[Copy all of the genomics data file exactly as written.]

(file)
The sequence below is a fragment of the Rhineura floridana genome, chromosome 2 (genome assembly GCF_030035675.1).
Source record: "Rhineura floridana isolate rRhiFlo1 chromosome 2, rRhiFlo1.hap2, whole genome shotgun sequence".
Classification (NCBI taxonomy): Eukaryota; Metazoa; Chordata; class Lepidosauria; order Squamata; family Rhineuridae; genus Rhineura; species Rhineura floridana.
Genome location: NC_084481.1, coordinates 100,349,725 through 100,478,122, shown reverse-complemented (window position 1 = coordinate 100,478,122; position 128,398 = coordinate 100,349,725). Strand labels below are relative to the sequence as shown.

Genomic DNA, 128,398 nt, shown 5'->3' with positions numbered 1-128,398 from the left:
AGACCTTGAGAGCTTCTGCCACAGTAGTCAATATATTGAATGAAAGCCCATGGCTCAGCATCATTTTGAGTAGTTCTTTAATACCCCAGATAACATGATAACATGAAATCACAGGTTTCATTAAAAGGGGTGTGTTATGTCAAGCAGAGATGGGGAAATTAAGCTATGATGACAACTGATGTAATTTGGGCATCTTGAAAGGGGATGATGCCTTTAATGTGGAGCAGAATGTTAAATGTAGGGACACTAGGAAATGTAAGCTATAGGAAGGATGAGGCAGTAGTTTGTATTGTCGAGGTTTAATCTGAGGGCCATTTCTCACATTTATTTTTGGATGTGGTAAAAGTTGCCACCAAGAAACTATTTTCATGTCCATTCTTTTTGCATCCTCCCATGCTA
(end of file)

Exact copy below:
The sequence below is a fragment of the Rhineura floridana genome, chromosome 2 (genome assembly GCF_030035675.1).
Source record: "Rhineura floridana isolate rRhiFlo1 chromosome 2, rRhiFlo1.hap2, whole genome shotgun sequence".
Classification (NCBI taxonomy): Eukaryota; Metazoa; Chordata; class Lepidosauria; order Squamata; family Rhineuridae; genus Rhineura; species Rhineura floridana.
Genome location: NC_084481.1, coordinates 100,349,725 through 100,478,122, shown reverse-complemented (window position 1 = coordinate 100,478,122; position 128,398 = coordinate 100,349,725). Strand labels below are relative to the sequence as shown.

Genomic DNA, 128,398 nt, shown 5'->3' with positions numbered 1-128,398 from the left:
AGACCTTGAGAGCTTCTGCCACAGTAGTCAATATATTGAATGAAAGCCCATGGCTCAGCATCATTTTGAGTAGTTCTTTAATACCCCAGATAACATGATAACATGAAATCACAGGTTTCATTAAAAGGGGTGTGTTATGTCAAGCAGAGATGGGGAAATTAAGCTATGATGACAACTGATGTAATTTGGGCATCTTGAAAGGGGATGATGCCTTTAATGTGGAGCAGAATGTTAAATGTAGGGACACTAGGAAATGTAAGCTATAGGAAGGATGAGGCAGTAGTTTGTATTGTCGAGGTTTAATCTGAGGGCCATTTCTCACATTTATTTTTGGATGTGGTAAAAGTTGCCACCAAGAAACTATTTTCATGTCCATTCTTTTTGCATCCTCCCATGCTA